PMCC PMCC

Search tips
Search criteria

Advanced
Results 1-2 (2)
 

Clipboard (0)
None
Journals
Year of Publication
Document Types
1.  Ancient human genomes suggest three ancestral populations for present-day Europeans 
Lazaridis, Iosif | Patterson, Nick | Mittnik, Alissa | Renaud, Gabriel | Mallick, Swapan | Kirsanow, Karola | Sudmant, Peter H. | Schraiber, Joshua G. | Castellano, Sergi | Lipson, Mark | Berger, Bonnie | Economou, Christos | Bollongino, Ruth | Fu, Qiaomei | Bos, Kirsten I. | Nordenfelt, Susanne | Li, Heng | de Filippo, Cesare | Prüfer, Kay | Sawyer, Susanna | Posth, Cosimo | Haak, Wolfgang | Hallgren, Fredrik | Fornander, Elin | Rohland, Nadin | Delsate, Dominique | Francken, Michael | Guinet, Jean-Michel | Wahl, Joachim | Ayodo, George | Babiker, Hamza A. | Bailliet, Graciela | Balanovska, Elena | Balanovsky, Oleg | Barrantes, Ramiro | Bedoya, Gabriel | Ben-Ami, Haim | Bene, Judit | Berrada, Fouad | Bravi, Claudio M. | Brisighelli, Francesca | Busby, George B. J. | Cali, Francesco | Churnosov, Mikhail | Cole, David E. C. | Corach, Daniel | Damba, Larissa | van Driem, George | Dryomov, Stanislav | Dugoujon, Jean-Michel | Fedorova, Sardana A. | Romero, Irene Gallego | Gubina, Marina | Hammer, Michael | Henn, Brenna M. | Hervig, Tor | Hodoglugil, Ugur | Jha, Aashish R. | Karachanak-Yankova, Sena | Khusainova, Rita | Khusnutdinova, Elza | Kittles, Rick | Kivisild, Toomas | Klitz, William | Kučinskas, Vaidutis | Kushniarevich, Alena | Laredj, Leila | Litvinov, Sergey | Loukidis, Theologos | Mahley, Robert W. | Melegh, Béla | Metspalu, Ene | Molina, Julio | Mountain, Joanna | Näkkäläjärvi, Klemetti | Nesheva, Desislava | Nyambo, Thomas | Osipova, Ludmila | Parik, Jüri | Platonov, Fedor | Posukh, Olga | Romano, Valentino | Rothhammer, Francisco | Rudan, Igor | Ruizbakiev, Ruslan | Sahakyan, Hovhannes | Sajantila, Antti | Salas, Antonio | Starikovskaya, Elena B. | Tarekegn, Ayele | Toncheva, Draga | Turdikulova, Shahlo | Uktveryte, Ingrida | Utevska, Olga | Vasquez, René | Villena, Mercedes | Voevoda, Mikhail | Winkler, Cheryl | Yepiskoposyan, Levon | Zalloua, Pierre | Zemunik, Tatijana | Cooper, Alan | Capelli, Cristian | Thomas, Mark G. | Ruiz-Linares, Andres | Tishkoff, Sarah A. | Singh, Lalji | Thangaraj, Kumarasamy | Villems, Richard | Comas, David | Sukernik, Rem | Metspalu, Mait | Meyer, Matthias | Eichler, Evan E. | Burger, Joachim | Slatkin, Montgomery | Pääbo, Svante | Kelso, Janet | Reich, David | Krause, Johannes
Nature  2014;513(7518):409-413.
We sequenced the genomes of a ~7,000 year old farmer from Germany and eight ~8,000 year old hunter-gatherers from Luxembourg and Sweden. We analyzed these and other ancient genomes1–4 with 2,345 contemporary humans to show that most present Europeans derive from at least three highly differentiated populations: West European Hunter-Gatherers (WHG), who contributed ancestry to all Europeans but not to Near Easterners; Ancient North Eurasians (ANE) related to Upper Paleolithic Siberians3, who contributed to both Europeans and Near Easterners; and Early European Farmers (EEF), who were mainly of Near Eastern origin but also harbored WHG-related ancestry. We model these populations’ deep relationships and show that EEF had ~44% ancestry from a “Basal Eurasian” population that split prior to the diversification of other non-African lineages.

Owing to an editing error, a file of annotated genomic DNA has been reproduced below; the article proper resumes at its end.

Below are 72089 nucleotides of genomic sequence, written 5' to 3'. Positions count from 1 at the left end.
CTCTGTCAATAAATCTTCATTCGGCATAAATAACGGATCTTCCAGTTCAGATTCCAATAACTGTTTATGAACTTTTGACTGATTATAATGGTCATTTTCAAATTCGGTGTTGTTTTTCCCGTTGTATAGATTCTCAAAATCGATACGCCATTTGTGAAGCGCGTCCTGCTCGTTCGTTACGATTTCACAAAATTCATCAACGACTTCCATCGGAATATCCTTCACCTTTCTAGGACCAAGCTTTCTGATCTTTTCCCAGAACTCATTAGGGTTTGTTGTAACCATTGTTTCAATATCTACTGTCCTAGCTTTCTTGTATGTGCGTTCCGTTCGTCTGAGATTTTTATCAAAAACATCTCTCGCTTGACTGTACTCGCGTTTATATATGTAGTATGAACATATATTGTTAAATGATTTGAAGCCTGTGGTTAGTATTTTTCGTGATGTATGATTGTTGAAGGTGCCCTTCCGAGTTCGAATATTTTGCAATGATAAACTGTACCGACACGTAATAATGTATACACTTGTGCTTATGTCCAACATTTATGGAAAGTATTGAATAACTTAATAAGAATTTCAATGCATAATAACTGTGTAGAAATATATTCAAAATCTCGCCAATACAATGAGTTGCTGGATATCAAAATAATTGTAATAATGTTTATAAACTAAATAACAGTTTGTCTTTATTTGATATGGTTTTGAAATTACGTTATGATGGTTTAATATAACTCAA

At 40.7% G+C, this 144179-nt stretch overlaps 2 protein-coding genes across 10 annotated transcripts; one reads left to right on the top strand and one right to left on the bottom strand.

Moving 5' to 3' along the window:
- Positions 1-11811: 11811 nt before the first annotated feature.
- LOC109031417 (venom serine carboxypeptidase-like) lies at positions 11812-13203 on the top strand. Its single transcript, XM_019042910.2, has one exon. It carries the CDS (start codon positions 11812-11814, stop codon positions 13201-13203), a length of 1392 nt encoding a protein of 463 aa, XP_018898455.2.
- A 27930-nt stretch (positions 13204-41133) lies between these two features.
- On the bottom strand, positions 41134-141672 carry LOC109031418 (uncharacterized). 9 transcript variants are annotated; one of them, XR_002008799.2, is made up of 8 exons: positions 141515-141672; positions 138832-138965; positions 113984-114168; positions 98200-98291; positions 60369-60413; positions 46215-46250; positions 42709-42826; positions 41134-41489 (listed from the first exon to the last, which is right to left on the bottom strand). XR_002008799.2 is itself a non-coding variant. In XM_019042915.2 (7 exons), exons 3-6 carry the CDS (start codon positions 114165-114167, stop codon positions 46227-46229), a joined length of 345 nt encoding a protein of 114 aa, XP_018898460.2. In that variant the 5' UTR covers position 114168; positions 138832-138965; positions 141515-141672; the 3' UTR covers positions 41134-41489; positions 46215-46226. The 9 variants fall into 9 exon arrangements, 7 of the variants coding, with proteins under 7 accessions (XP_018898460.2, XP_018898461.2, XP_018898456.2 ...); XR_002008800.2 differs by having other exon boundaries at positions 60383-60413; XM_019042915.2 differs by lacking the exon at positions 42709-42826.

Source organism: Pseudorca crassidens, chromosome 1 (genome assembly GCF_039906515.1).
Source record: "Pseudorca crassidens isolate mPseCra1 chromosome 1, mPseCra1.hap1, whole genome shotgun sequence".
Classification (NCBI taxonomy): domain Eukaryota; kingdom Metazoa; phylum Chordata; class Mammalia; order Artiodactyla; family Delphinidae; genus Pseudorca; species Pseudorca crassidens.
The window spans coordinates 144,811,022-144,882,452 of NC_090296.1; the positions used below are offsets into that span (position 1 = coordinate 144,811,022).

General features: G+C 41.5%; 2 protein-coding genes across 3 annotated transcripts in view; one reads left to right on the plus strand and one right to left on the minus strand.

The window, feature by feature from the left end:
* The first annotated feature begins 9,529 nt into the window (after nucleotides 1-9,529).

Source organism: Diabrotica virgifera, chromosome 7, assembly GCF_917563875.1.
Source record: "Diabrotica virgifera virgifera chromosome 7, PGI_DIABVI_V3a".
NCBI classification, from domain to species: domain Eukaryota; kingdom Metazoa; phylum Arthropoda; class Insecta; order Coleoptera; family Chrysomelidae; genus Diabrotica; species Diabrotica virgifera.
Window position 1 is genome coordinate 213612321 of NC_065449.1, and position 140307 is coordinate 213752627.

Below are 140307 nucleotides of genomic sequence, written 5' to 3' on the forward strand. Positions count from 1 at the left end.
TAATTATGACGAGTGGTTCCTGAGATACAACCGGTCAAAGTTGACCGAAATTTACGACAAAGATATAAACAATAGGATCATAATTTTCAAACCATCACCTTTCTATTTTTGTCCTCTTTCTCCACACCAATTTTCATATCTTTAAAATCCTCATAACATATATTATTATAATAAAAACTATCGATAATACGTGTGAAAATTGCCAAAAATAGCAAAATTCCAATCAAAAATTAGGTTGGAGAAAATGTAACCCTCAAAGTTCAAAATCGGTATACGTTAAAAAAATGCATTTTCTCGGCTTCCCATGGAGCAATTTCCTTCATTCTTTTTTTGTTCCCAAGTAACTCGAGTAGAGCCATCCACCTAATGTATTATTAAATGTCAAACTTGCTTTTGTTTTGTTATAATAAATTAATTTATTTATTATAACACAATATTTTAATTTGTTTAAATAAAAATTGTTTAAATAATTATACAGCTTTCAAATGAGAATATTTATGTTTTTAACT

doi:10.1038/nature13673
PMCID: PMC4170574  PMID: 25230663
2.  Reconstructing Indian Population History 
Nature  2009;461(7263):489-494.
India has been underrepresented in genome-wide surveys of human variation. We analyze 25 diverse groups to provide strong evidence for two ancient populations, genetically divergent, that are ancestral to most Indians today. One, the “Ancestral North Indians” (ANI), is genetically close to Middle Easterners, Central Asians, and Europeans, while the other, the “Ancestral South Indians” (ASI), is as distinct from ANI and East Asians as they are from each other. By introducing methods that can estimate ancestry without accurate ancestral populations, we show that ANI ancestry ranges from 39-71% in India, and is higher in traditionally upper caste and Indo-European speakers. Groups with only ASI ancestry may no longer exist in mainland India. However, the Andamanese are an ASI-related group without ANI ancestry, showing that the peopling of the islands must have occurred before ANI-ASI gene flow on the mainland. Allele frequency differences between groups in India are larger than in Europe, reflecting strong founder effects whose signatures have been maintained for thousands of years due to endogamy. We therefore predict that there will be an excess of recessive diseases in India, different in each group, which should be possible to screen and map genetically.
doi:10.1038/nature08365
PMCID: PMC2842210  PMID: 19779445

Results 1-2 (2)